If you are like us, you love your car. You have probably spent countless hours and dollars making it everything you have always dreamed of. We, like you, enjoy being around car people, and more importantly cars themselves.
Although car people love to spend time and money on their cars, they all too often forget to properly value their car for insurance purposes. Dollar after dollar goes in, but never gets properly documented so that if a catastrophic event strikes, the real cost of putting the car back together gets paid by the insurance company. As collector car owners ourselves, we understand the importance of our product first hand. Fill out the form on the right to get started on your on-site Drain car appraisal.
Facts about Drain
Drain is a city in Douglas County, Oregon, United States. The population was 1,151 at the 2010 census. Drain is named after town founder and politician Charles J. Drain, who donated 60 acres (24 ha) of nearby land to the Oregon and California Railroad in 1871.History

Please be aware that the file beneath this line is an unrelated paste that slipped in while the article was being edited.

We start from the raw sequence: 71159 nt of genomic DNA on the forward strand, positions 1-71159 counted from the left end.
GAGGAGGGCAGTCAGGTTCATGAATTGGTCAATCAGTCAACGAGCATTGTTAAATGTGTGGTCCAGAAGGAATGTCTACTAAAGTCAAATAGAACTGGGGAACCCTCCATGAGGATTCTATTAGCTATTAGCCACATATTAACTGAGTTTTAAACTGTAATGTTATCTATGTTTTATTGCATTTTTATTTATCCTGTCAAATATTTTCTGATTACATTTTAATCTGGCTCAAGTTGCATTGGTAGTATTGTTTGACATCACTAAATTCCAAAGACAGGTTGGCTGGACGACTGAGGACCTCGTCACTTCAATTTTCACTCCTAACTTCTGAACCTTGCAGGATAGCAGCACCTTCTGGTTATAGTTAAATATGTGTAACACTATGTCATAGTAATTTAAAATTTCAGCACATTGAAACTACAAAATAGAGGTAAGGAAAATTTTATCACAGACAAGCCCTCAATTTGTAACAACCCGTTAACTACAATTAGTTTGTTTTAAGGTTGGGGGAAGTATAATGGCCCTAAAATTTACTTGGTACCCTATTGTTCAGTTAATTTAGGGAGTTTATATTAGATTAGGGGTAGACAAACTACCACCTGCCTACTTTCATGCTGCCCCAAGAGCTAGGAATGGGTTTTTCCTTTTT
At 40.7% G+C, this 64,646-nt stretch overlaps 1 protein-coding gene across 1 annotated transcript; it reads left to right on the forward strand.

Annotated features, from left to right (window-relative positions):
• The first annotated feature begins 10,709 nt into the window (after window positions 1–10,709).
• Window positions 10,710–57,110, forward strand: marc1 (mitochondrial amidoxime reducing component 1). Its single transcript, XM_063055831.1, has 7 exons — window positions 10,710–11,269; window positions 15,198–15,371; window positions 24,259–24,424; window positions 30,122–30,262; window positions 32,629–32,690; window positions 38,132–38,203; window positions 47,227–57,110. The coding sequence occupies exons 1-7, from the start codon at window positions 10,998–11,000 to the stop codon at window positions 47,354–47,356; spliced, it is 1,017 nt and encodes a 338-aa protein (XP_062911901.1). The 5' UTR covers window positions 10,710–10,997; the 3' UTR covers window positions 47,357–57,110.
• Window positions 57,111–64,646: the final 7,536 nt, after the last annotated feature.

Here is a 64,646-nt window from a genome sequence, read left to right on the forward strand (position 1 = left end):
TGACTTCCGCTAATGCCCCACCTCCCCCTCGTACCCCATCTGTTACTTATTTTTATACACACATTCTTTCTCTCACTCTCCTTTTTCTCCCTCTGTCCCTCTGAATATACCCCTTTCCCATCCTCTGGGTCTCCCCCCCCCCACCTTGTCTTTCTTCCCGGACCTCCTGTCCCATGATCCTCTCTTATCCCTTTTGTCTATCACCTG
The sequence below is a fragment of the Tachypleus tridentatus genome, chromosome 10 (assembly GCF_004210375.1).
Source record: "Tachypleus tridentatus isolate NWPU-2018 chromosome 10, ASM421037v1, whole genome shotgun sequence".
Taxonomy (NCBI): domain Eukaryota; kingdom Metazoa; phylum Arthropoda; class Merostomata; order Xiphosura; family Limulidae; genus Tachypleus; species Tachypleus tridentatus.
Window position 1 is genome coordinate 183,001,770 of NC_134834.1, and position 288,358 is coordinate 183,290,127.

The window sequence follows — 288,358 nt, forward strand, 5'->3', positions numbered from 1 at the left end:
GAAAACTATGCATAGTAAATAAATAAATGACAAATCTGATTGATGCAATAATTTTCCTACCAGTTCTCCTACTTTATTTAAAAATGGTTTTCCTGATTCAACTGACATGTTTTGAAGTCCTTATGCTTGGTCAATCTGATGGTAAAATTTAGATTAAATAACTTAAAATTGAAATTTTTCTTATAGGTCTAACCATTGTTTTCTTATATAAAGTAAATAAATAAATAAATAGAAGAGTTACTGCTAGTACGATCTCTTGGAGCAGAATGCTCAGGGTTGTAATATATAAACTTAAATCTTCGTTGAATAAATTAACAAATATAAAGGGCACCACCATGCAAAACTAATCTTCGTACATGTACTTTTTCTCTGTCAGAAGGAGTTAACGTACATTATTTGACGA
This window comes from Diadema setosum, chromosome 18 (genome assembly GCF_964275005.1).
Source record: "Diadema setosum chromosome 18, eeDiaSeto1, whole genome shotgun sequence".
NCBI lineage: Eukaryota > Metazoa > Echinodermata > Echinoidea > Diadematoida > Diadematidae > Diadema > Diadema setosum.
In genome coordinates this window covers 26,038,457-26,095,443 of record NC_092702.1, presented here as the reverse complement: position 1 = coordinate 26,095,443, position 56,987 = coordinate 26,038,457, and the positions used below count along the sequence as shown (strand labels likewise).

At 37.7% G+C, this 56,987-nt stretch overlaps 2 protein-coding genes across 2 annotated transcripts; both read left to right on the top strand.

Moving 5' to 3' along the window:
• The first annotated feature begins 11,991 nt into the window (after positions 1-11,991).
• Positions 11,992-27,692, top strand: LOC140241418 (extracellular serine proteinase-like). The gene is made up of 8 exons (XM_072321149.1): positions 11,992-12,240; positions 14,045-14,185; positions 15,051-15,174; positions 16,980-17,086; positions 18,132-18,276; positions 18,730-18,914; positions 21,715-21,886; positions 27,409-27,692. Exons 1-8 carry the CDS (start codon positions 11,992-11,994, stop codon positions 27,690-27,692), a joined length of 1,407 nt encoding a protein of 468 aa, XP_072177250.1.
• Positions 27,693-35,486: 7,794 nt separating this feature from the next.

In 1876, a coach road was established between Drain and Scottsburg. Drain was the starting point for the Drain-Coos Bay stage line, which ran to Scottsburg and then by river steamer to Gardiner and the beach on the south side of the mouth of the Umpqua River.
The Drain Normal School was founded in the community in 1883 by the Methodist Church. The state took over the school in 1885 and named it as the Central Oregon State Normal School, before it closed in June 1908.Geodraphy
According to the United States Census Bureau, the city has a total area of 0.61 square miles (1.58 km2), all of it land.
Drain is at the crossroads of Oregon Route 99 and Oregon Route 38, at a pass in the Coast Range, on the way west to the Pacific Ocean.
Elk Creek and Pass Creek, both tributaries of the Umpqua River, converge in Drain.
Pass Creek Bridge, a covered bridge in a park behind the Drain Civic Center, was formerly a road bridge. In 1987, the City moved the structure to the park and opened it to pedestrian traffic only. In 2014, the City completely closed the bridge, made unsafe by rotting support timbers.